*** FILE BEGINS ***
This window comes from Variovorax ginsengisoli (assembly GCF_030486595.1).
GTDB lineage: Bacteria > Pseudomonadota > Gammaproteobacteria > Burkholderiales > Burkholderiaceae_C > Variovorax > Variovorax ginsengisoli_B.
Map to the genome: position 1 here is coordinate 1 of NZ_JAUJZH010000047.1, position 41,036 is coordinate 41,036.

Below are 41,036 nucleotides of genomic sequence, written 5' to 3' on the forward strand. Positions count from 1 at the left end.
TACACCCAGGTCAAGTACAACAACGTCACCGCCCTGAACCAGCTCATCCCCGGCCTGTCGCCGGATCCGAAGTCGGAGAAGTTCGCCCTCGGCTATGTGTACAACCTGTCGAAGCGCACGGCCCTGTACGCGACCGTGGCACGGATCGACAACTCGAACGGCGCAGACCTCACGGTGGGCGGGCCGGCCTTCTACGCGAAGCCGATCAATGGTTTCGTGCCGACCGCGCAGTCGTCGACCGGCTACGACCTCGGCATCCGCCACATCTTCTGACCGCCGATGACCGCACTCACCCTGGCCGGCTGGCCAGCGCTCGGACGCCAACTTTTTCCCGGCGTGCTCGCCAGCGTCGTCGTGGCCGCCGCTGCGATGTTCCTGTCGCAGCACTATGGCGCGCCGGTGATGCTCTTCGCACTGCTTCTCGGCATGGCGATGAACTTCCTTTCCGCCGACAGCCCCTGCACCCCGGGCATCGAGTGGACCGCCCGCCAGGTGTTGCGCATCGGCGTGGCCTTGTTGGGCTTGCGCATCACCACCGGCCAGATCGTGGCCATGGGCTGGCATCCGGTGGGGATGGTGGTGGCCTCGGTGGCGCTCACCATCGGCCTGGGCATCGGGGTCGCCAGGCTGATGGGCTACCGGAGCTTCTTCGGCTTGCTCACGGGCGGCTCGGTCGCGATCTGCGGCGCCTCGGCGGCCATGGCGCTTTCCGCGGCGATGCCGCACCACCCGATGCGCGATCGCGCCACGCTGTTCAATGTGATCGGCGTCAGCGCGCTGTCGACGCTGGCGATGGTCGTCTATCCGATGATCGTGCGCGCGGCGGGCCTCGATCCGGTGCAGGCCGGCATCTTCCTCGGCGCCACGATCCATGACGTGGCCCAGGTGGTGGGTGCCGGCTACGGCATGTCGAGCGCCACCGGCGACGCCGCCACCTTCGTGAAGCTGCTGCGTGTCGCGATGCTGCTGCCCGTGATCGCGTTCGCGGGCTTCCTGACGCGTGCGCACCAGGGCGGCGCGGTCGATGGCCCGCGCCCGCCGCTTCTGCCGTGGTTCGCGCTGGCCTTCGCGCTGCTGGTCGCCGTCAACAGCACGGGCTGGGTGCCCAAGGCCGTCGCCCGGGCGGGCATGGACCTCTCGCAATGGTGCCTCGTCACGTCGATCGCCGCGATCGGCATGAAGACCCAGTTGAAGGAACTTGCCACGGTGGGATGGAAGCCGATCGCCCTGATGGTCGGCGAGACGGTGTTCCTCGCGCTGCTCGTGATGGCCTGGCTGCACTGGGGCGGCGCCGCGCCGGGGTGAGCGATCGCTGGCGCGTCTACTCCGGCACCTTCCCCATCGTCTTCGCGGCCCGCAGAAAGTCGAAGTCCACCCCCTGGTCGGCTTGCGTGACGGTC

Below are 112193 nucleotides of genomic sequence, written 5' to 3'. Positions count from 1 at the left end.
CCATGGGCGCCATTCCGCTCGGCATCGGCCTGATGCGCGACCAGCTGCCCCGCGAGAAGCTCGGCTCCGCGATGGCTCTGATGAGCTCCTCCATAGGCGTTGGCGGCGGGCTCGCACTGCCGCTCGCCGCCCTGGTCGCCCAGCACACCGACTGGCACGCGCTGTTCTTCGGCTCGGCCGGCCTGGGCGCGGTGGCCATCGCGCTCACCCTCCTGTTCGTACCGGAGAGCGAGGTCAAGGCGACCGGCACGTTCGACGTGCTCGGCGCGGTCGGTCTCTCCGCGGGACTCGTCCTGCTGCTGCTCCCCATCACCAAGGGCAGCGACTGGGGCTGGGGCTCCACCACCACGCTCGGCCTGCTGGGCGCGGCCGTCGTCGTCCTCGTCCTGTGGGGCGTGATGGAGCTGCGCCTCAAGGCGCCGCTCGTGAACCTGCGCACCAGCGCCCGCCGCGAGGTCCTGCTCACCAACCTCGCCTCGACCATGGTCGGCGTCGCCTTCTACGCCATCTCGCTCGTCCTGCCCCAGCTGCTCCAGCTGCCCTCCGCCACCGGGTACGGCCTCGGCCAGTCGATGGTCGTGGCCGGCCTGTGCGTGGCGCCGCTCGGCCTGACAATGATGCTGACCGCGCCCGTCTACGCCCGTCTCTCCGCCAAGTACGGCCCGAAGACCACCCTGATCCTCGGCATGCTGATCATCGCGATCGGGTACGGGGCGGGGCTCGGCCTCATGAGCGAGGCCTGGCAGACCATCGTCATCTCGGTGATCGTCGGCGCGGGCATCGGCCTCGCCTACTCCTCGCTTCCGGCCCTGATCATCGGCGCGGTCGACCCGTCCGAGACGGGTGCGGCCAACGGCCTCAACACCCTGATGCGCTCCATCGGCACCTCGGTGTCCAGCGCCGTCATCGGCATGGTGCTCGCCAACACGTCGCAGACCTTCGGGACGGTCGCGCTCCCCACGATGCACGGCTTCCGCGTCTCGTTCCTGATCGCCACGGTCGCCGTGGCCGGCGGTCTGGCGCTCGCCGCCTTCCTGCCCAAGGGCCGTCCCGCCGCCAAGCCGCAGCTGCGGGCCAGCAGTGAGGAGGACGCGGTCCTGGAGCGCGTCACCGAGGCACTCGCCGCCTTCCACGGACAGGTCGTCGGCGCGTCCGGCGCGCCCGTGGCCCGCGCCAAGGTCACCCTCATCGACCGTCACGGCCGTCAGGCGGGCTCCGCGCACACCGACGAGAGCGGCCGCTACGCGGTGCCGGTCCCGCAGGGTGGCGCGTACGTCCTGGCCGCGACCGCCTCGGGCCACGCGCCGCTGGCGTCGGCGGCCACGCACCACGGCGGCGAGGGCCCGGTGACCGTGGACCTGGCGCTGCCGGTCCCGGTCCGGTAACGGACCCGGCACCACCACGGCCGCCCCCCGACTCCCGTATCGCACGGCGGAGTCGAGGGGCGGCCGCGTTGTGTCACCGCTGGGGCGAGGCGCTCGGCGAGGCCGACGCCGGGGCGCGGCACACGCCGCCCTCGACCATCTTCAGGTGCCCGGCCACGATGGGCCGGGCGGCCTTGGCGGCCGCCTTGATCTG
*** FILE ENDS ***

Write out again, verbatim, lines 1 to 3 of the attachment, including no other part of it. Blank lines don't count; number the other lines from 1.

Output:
This window comes from Variovorax ginsengisoli (assembly GCF_030486595.1).
GTDB lineage: Bacteria > Pseudomonadota > Gammaproteobacteria > Burkholderiales > Burkholderiaceae_C > Variovorax > Variovorax ginsengisoli_B.
Map to the genome: position 1 here is coordinate 1 of NZ_JAUJZH010000047.1, position 41,036 is coordinate 41,036.